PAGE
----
Gossamer Tapestry

Reflections on conservation, butterflies, and ecology in the nation's heartland

Saturday, August 01, 2009

Magic Gas Stations

Doug has been a bad blogger. I've been busy with my travel, and out of contact with the Internet for long periods of time. I can do email and comment on blogs via iPhone, but I can't put up new blog posts that way. I'm still in Arizona, having a wonderful time at my conference.

I've been hitting the magic gas stations in southeastern Arizona this week, It's fun because there are so many more of them out this way than there are at home.

You want magic? I'll give you magic.

A magic gas station is one that is out in the middle of nowhere, or perhaps on the edge of town. It doesn't have to be a real gas station- a convenience store, motel, or any well lighted establishment that's in a location without a lot of competing light sources will do the trick. Magic gas stations function like very high wattage black or mercury vapor lights. They bring in lots of insects from a long distance and can be great collecting spots.

Wind Scorpion (Solfugidae) at the rest stop on Interstate 19

The magic gas station pictured at the top of this post is in Tubac, Arizona, just 15 or 20 miles north of the Mexican border. The first time that I went there I was actually gassing up my rental car and not specifically looking for insects. A huge longhorn beetle (Lochmaeocles marmorata) landed right on my car. There were no Lochmaeocles this year, but I got a nice series of a close relative called the Mesquite Girdler (Oncideres rhodosticta).

Mesquite Girdler (Oncideres rhodosticta)

Further north along Interstate 19, the Border Patrol checkpoint functions as a magic gas station. Still further north, the outside walls of the bathrooms at the rest area are also good collections spots. Thursday night, I saw a new (for me) species of tiger beetle there. The Sonoran Tiger Beetle (Cicindela wickhami) is one of many species of plants and animals that just barely make it into the US in extreme southeast Arizona from their broader ranges in Mexico.

Sonoran Tiger Beetle (Cicindela wickhami)

I've seen tiger beetles extraordinarily abundant at magic gas stations before. Several years ago I was at a Chevron station in Sunsites, Arizona. The pumps were covered with hundreds of tiny pink White-lined Tiger Beetles (Cicindela lemniscata) interspersed with dozens of much larger green Cicindela punctulata chihuahuae. A spectacular sight, indeed.

White-lined Tiger Beetle (Cicindela lemniscata)

Cicindela punctulata chihuahuae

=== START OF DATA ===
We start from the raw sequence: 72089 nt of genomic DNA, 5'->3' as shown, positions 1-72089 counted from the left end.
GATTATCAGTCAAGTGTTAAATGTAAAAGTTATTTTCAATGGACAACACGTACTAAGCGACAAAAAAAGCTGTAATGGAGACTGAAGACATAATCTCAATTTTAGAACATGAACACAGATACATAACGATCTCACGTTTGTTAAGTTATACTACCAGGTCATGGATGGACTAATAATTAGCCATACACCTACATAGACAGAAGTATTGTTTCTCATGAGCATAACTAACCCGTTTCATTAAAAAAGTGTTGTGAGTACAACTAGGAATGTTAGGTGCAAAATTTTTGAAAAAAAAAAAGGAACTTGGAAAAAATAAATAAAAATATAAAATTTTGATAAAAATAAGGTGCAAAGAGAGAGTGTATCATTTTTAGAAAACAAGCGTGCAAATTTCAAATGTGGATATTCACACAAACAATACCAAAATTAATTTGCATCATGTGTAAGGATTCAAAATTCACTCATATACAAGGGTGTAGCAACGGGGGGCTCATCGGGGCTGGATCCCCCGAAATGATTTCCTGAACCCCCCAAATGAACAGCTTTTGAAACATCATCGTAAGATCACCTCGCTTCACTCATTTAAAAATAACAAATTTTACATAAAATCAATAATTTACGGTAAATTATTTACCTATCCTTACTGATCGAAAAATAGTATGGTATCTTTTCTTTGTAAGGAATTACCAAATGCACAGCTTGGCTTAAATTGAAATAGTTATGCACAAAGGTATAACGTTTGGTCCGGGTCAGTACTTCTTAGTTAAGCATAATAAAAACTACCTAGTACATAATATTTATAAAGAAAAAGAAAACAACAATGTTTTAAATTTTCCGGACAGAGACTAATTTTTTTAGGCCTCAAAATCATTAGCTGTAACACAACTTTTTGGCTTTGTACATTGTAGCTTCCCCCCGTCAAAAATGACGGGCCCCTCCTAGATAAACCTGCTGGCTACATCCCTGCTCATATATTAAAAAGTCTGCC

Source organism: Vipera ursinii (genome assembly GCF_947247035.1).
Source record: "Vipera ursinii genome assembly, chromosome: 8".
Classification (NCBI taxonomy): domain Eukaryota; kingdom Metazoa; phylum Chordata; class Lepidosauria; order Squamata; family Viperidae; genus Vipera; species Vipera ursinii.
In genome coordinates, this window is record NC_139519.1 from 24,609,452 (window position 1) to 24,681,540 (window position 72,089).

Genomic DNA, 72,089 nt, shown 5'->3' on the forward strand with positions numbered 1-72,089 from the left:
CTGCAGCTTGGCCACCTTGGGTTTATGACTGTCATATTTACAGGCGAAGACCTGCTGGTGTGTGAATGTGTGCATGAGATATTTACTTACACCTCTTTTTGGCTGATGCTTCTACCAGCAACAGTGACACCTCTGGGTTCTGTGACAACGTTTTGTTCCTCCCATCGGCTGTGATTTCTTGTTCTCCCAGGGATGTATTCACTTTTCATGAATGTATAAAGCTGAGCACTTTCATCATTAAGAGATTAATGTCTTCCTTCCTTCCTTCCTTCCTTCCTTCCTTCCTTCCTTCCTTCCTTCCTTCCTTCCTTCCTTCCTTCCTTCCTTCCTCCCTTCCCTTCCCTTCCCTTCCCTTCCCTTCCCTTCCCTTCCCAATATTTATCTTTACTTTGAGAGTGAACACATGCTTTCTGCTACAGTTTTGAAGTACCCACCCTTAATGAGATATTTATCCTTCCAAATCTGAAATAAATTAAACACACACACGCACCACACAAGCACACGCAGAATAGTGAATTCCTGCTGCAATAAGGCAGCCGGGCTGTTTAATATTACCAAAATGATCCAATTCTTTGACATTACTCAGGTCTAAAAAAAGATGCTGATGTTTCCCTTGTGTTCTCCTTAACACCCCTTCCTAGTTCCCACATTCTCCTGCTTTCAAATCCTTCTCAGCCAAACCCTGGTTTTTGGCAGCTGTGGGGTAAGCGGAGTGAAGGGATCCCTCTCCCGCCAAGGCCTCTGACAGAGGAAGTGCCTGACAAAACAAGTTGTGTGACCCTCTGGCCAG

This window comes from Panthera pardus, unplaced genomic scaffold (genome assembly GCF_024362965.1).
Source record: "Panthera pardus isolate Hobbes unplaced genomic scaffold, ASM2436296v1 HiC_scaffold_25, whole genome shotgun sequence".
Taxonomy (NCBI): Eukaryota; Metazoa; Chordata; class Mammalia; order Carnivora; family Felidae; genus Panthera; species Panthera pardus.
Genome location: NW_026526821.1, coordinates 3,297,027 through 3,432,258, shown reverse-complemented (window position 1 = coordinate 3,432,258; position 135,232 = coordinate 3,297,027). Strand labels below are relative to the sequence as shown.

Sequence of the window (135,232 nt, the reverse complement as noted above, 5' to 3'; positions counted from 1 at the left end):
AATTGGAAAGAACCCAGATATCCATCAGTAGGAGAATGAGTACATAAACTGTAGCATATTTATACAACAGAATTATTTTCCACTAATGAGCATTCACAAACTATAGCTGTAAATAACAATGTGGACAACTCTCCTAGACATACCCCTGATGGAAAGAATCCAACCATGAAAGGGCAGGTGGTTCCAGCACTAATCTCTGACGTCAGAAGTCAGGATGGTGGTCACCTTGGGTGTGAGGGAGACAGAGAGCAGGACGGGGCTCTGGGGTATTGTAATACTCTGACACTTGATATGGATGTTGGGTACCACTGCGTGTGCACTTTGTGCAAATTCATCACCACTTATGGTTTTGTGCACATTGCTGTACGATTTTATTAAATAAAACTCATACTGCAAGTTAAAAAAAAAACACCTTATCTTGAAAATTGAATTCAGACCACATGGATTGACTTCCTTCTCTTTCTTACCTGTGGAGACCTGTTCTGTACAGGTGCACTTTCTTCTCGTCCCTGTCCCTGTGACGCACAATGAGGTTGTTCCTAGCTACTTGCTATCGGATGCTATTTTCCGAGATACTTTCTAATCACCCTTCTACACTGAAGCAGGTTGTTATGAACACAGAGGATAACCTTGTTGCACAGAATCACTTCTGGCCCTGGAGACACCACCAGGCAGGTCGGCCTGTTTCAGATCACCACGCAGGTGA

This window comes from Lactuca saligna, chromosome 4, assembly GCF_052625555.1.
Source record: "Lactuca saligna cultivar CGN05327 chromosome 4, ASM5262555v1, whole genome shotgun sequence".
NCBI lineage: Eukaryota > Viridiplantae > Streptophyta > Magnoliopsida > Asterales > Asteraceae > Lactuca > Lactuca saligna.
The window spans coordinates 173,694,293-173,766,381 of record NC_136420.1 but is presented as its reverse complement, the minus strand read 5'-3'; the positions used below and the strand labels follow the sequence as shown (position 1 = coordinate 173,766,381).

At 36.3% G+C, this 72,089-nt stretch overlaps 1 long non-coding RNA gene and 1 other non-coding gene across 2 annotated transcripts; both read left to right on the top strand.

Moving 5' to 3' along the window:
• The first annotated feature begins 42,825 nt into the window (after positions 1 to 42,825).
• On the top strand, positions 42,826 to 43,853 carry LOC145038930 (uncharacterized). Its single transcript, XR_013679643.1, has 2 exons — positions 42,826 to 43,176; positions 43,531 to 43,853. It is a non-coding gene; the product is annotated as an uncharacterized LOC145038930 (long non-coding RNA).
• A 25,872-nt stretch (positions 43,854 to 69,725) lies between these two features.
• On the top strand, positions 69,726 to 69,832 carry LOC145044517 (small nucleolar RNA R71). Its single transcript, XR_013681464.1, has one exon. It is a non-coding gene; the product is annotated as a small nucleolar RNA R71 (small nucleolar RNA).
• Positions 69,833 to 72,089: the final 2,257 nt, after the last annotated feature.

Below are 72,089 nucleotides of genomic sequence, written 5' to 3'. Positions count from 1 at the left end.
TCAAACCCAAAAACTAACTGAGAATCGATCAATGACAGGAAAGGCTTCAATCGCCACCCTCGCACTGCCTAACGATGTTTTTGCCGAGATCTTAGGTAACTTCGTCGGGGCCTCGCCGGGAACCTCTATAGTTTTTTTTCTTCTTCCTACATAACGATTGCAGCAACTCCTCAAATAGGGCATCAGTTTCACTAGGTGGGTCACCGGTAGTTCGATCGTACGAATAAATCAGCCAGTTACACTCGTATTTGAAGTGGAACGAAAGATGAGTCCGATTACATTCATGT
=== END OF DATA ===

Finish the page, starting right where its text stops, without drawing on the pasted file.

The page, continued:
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At 19:31, Anonymous Ann in Somerville said...

Impressive wind scorpion, and the two-lined tiger beetle is a stunner.

At 01:40, Blogger wcs said...

Well, of course! I never even thought that those places would be major attractions for such cool critters.

At 09:51, Blogger R.Powers said...

The biggest bullfrog I have ever seen came from a magic gas station years ago. I guess he was chasing the bugs.

At 10:26, Blogger robin andrea said...

Ah, the night life is beautiful there.

At 10:49, Anonymous Anonymous said...

The next time I'm driving out in the country at night I'm going to look for one.

At 15:27, Blogger Kathie Brown said...

So Doug, did you put up that mesquite girdler just for me? Wonderful insects you got there. That pink and yellow moth looks like candy! I like that teal colored beatle at the bottom but you can keep that wind scorpion! YUK!

BTW, your face is now appearing on my blog!

At 16:32, Blogger Texas Travelers said...

Great post and terrific photos.

A new phrase for my vocabulary....
"Magic Gas Station"

Thanks for sharing.

Posted a nice moth today.
It may be a trash insect for many, but I like it.


At 22:53, Blogger DeniseinVA said...

Great insect collection. Popped in here from Kathie's Sycamore Canyon blog.

At 16:19, Blogger Barb said...

Came to visit from "Sycamore Canyon" - Now I'll always think of "magic Gas Stations" when I travel.

At 16:44, Anonymous Doug said...

Ann- thanks. I realized that I have done too much insect photography at the expense of scenery and people pics this trip.

Walt- it's another example of how a focused interest alters what you see in the world.

FC- Your part of the world has excellent magic gas stations. A couple of years ago I collected a large diversity of longhorn beetles along Rt. 24 between Otter Creek and Gainesville.

Robin- You understand my kind of night life.

lilliannattel- Good luck. I hope you find a good one.

Kathie- Thanks, thanks for the shoutout on your blog, and thanks for the fine hospitality.

Troy- Thanks, I'll go check out your bug.

Denise and Barb- Thanks and welcome to the Tapestry.

At 20:37, Blogger Kathie Brown said...

Doug, I just posted a new photo of a butterfly on my blog and people are asking me what it is. Any chance you can stop by and ID it for me?

At 00:46, Blogger Marvin said...

I'll never think about isolated gas station in quite the same way ever again.

At 12:40, Blogger Cobban said...

I'm with Marvin. The White-lined Tiger Beetle is my fave.

At 14:47, Blogger rodger said...

Uh-hunh...some excuse for hanging out at the rest stop.

At 16:10, Blogger Dave Coulter said...

I like those tiger beetles, and moth. Very cool.

At 05:59, Blogger TR Ryan said...

Magic Gas Station - I love it! All your insects are larger than life. The wind scorpion makes me shudder. I might have to pass! I hope to see Kathy and Gus in October and maybe a magic station or two.

At 15:50, Anonymous Dave Ingram said...

Beautiful photographs and enjoyable reading Doug - it's amazing how much life you can find in the most "ordinary" of places. A magical stop on the Circus of the Spineless!


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